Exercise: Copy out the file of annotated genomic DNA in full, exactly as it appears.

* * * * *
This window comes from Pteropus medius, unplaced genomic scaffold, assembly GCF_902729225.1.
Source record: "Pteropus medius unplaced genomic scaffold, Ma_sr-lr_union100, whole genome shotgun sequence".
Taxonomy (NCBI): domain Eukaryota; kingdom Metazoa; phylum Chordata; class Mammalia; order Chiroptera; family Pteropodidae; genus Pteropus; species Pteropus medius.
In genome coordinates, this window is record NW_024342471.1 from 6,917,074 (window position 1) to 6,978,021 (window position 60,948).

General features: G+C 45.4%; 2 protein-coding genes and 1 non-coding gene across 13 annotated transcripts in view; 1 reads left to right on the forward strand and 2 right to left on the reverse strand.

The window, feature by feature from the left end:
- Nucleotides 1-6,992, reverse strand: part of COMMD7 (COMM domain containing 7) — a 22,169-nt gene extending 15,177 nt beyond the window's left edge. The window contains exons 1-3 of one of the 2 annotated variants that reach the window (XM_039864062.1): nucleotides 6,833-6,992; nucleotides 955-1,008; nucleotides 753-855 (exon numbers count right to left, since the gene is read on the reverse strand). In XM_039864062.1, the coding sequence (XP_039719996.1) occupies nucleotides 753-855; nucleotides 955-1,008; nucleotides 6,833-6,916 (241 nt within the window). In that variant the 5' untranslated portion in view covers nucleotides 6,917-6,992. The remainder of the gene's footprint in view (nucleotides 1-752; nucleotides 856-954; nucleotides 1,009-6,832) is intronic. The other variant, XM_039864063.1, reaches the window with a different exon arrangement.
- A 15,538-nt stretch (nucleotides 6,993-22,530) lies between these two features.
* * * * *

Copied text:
This window comes from Pteropus medius, unplaced genomic scaffold, assembly GCF_902729225.1.
Source record: "Pteropus medius unplaced genomic scaffold, Ma_sr-lr_union100, whole genome shotgun sequence".
Taxonomy (NCBI): domain Eukaryota; kingdom Metazoa; phylum Chordata; class Mammalia; order Chiroptera; family Pteropodidae; genus Pteropus; species Pteropus medius.
In genome coordinates, this window is record NW_024342471.1 from 6,917,074 (window position 1) to 6,978,021 (window position 60,948).

General features: G+C 45.4%; 2 protein-coding genes and 1 non-coding gene across 13 annotated transcripts in view; 1 reads left to right on the forward strand and 2 right to left on the reverse strand.

The window, feature by feature from the left end:
- Nucleotides 1-6,992, reverse strand: part of COMMD7 (COMM domain containing 7) — a 22,169-nt gene extending 15,177 nt beyond the window's left edge. The window contains exons 1-3 of one of the 2 annotated variants that reach the window (XM_039864062.1): nucleotides 6,833-6,992; nucleotides 955-1,008; nucleotides 753-855 (exon numbers count right to left, since the gene is read on the reverse strand). In XM_039864062.1, the coding sequence (XP_039719996.1) occupies nucleotides 753-855; nucleotides 955-1,008; nucleotides 6,833-6,916 (241 nt within the window). In that variant the 5' untranslated portion in view covers nucleotides 6,917-6,992. The remainder of the gene's footprint in view (nucleotides 1-752; nucleotides 856-954; nucleotides 1,009-6,832) is intronic. The other variant, XM_039864063.1, reaches the window with a different exon arrangement.
- A 15,538-nt stretch (nucleotides 6,993-22,530) lies between these two features.